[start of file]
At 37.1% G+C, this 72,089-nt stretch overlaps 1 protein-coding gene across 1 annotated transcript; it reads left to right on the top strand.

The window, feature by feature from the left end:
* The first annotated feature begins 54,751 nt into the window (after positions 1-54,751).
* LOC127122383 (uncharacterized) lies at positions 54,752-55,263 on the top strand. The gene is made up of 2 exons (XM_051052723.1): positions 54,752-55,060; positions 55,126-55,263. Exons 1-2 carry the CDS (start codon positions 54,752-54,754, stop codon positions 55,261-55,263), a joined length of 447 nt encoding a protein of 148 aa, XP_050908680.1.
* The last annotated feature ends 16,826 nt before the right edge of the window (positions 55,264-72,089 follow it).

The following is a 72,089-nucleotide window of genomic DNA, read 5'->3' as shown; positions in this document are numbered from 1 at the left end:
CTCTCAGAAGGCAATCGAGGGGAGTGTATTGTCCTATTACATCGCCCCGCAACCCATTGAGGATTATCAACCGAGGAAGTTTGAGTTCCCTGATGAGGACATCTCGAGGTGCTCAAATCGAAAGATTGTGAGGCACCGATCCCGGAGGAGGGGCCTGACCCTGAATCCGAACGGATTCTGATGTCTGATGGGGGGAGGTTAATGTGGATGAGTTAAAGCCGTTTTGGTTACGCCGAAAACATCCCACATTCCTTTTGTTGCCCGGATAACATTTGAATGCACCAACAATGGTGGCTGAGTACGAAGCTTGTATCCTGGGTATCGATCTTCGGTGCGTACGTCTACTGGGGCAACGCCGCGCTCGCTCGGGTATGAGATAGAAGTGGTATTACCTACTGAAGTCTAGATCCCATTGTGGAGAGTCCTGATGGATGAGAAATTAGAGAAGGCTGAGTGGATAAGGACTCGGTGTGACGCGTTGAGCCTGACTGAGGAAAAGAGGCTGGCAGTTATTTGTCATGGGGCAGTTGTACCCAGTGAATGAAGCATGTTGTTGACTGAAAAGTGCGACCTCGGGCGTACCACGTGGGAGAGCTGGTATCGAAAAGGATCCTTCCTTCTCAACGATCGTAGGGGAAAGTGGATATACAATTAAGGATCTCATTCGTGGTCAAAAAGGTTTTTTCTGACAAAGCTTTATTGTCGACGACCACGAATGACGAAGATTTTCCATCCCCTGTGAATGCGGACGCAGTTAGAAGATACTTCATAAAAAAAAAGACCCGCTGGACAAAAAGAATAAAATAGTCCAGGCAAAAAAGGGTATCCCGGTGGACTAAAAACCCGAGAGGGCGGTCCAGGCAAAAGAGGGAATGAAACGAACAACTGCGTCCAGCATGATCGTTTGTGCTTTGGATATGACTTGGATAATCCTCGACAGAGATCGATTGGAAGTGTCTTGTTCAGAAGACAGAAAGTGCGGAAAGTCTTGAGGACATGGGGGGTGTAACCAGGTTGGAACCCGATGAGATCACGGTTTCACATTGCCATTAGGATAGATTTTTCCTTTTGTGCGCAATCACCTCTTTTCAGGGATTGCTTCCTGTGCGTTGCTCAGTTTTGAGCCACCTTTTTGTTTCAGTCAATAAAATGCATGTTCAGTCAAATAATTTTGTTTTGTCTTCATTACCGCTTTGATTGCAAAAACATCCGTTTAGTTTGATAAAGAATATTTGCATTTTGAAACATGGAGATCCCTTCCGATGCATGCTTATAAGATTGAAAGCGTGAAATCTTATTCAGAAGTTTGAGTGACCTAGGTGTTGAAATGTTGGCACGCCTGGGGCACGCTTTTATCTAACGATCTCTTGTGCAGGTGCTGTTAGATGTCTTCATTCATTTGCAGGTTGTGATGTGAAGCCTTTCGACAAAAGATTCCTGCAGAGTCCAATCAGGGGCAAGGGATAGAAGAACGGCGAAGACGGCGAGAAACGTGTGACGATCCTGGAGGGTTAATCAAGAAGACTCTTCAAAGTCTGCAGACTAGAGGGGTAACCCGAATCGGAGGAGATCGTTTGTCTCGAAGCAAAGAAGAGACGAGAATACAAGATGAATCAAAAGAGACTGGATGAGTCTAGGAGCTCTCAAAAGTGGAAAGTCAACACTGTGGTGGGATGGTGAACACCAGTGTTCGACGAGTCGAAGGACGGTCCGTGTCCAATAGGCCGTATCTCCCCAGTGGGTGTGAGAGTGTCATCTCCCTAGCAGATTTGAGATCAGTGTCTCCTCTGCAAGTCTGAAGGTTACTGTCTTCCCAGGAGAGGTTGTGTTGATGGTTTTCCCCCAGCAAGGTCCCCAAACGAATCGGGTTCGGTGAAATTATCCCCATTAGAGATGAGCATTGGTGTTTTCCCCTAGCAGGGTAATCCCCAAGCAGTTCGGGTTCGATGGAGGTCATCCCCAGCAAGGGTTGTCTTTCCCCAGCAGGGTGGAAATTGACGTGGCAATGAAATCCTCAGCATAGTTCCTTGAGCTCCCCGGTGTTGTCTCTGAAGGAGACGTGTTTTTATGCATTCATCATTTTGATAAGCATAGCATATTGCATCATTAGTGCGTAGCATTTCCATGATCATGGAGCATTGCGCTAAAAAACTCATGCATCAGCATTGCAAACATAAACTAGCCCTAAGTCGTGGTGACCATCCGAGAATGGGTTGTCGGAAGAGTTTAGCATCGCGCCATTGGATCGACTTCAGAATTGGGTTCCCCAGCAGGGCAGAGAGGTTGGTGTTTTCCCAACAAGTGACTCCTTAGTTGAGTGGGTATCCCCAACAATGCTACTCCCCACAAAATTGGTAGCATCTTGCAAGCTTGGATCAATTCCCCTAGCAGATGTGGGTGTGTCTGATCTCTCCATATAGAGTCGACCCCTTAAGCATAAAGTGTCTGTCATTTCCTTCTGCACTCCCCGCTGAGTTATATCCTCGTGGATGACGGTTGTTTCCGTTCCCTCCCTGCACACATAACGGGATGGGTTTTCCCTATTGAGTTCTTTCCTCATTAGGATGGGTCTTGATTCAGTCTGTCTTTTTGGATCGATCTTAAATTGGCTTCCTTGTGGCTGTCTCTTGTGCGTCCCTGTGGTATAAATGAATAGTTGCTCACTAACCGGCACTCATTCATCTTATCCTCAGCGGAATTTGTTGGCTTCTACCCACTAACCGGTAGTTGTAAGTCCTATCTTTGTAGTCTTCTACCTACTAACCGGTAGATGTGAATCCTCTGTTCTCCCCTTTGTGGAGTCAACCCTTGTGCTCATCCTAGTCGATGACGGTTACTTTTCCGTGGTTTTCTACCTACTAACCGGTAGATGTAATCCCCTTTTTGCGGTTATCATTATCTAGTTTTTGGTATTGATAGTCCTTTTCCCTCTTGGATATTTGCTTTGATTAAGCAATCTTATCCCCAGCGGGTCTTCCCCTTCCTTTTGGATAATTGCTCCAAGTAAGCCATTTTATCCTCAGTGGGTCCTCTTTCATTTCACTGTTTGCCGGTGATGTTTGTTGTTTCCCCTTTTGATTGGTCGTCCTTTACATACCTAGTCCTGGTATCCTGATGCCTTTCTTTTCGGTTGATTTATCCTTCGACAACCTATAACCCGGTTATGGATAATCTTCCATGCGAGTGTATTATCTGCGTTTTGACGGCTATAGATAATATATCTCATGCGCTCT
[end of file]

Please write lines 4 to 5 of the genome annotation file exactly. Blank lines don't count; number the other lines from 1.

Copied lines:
* LOC127122383 (uncharacterized) lies at positions 54,752-55,263 on the top strand. The gene is made up of 2 exons (XM_051052723.1): positions 54,752-55,060; positions 55,126-55,263. Exons 1-2 carry the CDS (start codon positions 54,752-54,754, stop codon positions 55,261-55,263), a joined length of 447 nt encoding a protein of 148 aa, XP_050908680.1.
* The last annotated feature ends 16,826 nt before the right edge of the window (positions 55,264-72,089 follow it).